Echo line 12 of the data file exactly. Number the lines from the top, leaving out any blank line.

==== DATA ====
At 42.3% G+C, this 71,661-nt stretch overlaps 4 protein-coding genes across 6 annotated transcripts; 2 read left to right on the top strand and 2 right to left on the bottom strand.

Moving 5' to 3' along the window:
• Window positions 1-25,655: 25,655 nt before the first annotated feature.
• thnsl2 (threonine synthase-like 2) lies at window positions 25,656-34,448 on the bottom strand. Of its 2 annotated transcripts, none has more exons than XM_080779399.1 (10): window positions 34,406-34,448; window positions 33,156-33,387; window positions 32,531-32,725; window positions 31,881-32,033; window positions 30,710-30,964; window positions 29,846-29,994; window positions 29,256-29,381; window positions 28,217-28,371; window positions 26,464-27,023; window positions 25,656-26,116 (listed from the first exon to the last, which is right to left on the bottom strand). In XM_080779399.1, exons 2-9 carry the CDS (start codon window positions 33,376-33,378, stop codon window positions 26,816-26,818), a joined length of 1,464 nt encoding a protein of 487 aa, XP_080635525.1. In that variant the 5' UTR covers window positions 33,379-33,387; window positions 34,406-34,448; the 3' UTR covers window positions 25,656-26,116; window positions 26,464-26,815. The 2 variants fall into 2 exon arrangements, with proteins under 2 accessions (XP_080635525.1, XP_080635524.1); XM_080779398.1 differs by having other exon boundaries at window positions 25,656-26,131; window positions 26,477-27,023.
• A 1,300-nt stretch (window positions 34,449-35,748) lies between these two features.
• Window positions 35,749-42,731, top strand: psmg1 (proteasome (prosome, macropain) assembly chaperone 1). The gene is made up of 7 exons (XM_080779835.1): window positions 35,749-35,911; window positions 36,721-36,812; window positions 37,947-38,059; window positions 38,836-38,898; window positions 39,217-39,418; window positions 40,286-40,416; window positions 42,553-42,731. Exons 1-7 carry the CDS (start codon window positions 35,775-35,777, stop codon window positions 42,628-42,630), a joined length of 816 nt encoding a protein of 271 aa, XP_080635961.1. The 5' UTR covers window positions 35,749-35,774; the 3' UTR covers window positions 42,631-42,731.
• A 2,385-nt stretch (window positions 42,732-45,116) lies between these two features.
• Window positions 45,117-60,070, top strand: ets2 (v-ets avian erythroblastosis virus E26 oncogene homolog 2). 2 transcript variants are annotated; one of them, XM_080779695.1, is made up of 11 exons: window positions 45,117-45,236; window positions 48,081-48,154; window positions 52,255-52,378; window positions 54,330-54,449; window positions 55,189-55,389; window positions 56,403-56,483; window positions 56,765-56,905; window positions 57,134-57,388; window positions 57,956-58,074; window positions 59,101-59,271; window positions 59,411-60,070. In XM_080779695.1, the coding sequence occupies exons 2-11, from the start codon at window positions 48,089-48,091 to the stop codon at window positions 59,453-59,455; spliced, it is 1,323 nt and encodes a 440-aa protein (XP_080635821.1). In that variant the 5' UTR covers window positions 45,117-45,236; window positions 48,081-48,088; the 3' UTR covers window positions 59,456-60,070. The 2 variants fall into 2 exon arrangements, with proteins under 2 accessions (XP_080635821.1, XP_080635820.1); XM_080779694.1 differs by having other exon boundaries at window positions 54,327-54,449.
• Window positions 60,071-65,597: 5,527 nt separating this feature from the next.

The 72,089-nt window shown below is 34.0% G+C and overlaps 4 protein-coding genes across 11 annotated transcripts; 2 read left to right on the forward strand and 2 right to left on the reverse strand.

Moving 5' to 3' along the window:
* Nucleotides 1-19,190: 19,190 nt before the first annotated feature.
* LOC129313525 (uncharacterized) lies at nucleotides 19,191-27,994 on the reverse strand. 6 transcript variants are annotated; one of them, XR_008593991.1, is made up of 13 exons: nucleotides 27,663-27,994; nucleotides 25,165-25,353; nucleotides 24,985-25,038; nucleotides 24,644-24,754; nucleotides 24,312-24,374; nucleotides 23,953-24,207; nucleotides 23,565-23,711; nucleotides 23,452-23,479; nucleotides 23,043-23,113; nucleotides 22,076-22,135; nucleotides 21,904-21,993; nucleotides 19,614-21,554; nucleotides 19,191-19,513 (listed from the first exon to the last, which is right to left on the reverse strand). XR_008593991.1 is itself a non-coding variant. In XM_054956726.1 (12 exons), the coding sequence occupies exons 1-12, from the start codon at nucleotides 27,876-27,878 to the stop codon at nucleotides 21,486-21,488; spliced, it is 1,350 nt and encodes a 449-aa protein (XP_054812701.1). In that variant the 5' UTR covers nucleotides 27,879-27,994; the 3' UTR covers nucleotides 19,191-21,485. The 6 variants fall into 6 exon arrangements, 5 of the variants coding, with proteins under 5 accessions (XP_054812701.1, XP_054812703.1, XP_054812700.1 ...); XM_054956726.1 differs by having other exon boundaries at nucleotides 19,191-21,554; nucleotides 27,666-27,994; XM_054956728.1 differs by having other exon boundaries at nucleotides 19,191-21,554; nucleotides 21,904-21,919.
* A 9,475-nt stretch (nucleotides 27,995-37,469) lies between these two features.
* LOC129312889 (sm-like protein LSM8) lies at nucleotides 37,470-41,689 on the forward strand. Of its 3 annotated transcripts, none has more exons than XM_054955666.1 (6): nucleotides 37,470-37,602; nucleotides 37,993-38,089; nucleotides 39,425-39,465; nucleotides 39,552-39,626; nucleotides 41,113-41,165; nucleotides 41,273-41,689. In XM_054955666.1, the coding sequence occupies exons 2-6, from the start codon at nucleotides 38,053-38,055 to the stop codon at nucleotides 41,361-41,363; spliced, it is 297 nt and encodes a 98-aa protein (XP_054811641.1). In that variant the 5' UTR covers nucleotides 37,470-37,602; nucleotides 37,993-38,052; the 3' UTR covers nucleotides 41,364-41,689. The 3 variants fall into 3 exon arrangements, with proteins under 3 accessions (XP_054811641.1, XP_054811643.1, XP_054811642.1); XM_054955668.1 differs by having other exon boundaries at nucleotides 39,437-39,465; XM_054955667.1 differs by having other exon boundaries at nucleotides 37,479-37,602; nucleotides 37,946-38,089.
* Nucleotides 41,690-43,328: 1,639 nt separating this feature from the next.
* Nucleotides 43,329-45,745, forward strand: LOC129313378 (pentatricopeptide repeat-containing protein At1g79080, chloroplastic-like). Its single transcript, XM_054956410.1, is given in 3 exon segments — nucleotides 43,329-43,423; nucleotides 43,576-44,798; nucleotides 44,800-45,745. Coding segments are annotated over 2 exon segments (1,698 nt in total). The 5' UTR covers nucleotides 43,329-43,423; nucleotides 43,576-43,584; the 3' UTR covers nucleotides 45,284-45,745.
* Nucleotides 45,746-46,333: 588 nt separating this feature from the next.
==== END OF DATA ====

* Nucleotides 1-19,190: 19,190 nt before the first annotated feature.